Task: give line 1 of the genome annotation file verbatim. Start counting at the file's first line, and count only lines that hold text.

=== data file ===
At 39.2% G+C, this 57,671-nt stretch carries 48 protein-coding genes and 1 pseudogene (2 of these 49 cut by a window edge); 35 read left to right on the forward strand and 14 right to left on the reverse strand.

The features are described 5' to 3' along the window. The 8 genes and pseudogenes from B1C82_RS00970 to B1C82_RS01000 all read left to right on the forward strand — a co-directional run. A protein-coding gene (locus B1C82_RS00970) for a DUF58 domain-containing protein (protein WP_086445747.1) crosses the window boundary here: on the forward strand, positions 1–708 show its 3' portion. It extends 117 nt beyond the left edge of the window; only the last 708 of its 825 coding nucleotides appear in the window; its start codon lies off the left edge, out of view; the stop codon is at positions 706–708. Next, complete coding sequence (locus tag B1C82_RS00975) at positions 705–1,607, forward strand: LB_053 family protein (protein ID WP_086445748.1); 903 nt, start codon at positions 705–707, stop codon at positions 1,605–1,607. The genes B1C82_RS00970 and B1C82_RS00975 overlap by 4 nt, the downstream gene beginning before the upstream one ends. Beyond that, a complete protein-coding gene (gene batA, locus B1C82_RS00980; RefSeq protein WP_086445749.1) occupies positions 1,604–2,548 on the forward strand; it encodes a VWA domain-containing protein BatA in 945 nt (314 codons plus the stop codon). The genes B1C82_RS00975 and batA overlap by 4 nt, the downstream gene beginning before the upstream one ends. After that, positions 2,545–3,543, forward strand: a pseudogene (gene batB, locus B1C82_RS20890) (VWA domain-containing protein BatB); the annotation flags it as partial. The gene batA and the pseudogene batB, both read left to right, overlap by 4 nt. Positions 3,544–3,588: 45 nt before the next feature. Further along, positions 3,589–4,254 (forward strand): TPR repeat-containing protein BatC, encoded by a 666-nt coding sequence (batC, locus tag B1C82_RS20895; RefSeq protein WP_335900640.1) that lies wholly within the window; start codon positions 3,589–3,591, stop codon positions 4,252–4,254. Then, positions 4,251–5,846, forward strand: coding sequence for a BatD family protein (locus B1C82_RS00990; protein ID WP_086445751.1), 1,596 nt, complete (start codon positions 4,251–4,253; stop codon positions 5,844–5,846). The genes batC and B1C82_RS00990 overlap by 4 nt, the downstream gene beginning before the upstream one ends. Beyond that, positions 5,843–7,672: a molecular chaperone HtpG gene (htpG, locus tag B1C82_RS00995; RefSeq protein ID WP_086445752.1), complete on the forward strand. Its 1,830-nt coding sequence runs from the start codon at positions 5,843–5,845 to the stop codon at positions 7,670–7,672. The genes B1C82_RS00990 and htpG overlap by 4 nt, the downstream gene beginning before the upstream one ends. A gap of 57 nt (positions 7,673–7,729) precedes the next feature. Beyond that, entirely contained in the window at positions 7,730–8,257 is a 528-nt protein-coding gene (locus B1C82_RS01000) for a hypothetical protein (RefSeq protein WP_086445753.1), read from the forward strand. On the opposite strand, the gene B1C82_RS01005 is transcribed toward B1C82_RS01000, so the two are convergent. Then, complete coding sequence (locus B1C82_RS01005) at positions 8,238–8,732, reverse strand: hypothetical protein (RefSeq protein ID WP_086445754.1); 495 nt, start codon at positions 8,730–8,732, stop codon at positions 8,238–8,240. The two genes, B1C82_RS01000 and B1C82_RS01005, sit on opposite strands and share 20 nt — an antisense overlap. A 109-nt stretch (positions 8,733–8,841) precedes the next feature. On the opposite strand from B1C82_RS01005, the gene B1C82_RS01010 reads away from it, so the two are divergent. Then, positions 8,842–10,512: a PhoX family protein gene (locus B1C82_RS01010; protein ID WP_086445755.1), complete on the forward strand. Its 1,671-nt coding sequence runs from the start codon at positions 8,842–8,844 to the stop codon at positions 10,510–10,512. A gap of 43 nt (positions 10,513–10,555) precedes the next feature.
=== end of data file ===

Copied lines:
At 39.2% G+C, this 57,671-nt stretch carries 48 protein-coding genes and 1 pseudogene (2 of these 49 cut by a window edge); 35 read left to right on the forward strand and 14 right to left on the reverse strand.